• EK 7.3.1J Technology enables the collection, use, and exploitation of information about, by, and for individuals, groups, and institutions.
  • EK 7.3.1K People can have instant access to vast amounts of information online; accessing this information can enable the collection of both individual and aggregate data that can be used and collected.
  • EK 7.3.1L Commercial and governmental curation of information may be exploited if privacy and other protections are ignored.
  • EK 7.3.1M Targeted advertising is used to help individuals, but it can be misused at both individual and aggregate levels.
  • EK 7.3.1N Widespread access to digitized information raises questions about intellectual property.
  • EK 7.3.1O Creation of digital audio, video, and textual content by combining existing content has been impacted by copyright concerns.
  • EK 7.3.1P The Digital Millennium Copyright Act (DMCA) has been a benefit and a challenge in making copyrighted digital material widely available.
  • EK 7.3.1Q Open source and free software have practical, business, and ethical impacts on widespread access to programs, libraries, and code.
  • EK 7.4.1A The innovation and impact of social media and online access varies in different countries and in different socioeconomic groups.
  • EK 7.4.1B Mobile, wireless, and networked computing have an impact on innovation throughout the world.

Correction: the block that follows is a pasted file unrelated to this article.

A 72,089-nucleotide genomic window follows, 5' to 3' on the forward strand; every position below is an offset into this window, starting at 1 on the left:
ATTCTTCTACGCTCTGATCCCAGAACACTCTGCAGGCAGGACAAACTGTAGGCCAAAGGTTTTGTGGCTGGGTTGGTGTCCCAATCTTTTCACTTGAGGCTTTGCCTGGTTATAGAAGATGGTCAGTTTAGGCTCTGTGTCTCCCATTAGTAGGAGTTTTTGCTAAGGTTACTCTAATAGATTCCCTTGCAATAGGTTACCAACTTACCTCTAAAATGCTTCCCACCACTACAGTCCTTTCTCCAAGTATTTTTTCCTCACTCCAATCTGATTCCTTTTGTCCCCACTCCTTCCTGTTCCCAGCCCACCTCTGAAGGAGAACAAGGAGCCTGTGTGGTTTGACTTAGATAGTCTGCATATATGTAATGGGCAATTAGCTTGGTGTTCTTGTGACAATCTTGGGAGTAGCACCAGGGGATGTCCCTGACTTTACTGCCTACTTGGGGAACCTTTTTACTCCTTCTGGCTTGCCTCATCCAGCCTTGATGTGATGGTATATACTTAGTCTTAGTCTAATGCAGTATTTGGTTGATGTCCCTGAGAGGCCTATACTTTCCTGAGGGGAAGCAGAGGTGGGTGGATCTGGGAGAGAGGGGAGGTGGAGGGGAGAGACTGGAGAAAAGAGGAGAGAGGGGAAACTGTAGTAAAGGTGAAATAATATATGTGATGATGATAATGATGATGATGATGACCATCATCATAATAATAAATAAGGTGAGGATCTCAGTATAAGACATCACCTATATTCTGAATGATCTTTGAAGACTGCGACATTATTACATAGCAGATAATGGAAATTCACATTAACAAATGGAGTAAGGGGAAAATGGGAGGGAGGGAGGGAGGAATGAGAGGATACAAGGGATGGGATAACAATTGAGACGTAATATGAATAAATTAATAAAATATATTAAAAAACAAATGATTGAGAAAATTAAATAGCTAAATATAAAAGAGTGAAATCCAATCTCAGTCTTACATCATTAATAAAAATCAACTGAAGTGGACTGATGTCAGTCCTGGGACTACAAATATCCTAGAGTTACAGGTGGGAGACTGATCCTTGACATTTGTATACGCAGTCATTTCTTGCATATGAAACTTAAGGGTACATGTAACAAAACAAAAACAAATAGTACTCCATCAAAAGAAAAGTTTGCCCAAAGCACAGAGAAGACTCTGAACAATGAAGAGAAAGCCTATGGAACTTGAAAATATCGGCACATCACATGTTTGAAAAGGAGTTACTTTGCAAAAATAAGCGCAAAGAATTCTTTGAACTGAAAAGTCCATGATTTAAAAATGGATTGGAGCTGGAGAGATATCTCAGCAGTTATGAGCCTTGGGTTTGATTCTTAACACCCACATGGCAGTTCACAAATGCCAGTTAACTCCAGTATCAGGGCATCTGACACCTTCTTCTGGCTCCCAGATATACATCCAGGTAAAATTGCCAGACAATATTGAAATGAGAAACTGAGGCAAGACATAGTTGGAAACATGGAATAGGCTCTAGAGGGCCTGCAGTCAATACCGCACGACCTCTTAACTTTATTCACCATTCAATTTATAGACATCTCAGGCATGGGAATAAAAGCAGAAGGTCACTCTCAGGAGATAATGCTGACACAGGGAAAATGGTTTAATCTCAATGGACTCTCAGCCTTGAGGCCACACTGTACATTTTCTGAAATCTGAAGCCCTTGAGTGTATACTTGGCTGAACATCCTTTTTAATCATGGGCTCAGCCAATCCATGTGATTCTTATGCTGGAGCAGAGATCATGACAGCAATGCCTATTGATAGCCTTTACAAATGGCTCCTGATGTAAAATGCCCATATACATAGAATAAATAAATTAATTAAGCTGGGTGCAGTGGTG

• EK 7.4.1C The global distribution of computing resources raises issues of equity, access, and power.
  • EK 7.4.1D Groups and individuals are affected by the “digital divide”—differing access to computing and the Internet based on socioeconomic or geographic characteristics.
  • EK 7.4.1E Networks and infrastructure are supported by both commercial and governmental initiatives.
  • EK 7.5.1A Online databases and libraries catalog and house secondary and some primary sources.
  • EK 7.5.1B Advance search tools, Boolean logic, and key words can refine the search focus, and/or limit their searches based on a variety of factors (e.g., data, peer-review status, type of publication).
  • EK 7.5.1C Plagiarism is a serious offense that occurs when a person present another’s ideas or words as his or her own. Plagiarism may be avoided by accurately acknowledging sources.
  • EK 7.5.2A Determining the credibility of a source requires considering and evaluating the reputation and credentials of the author(s), publisher(s), site owner(s), and/or sponsor(s).
  • EK 7.5.2B Information from a source is considered relevant when it supports an appropriate claim or the purpose of the investigation.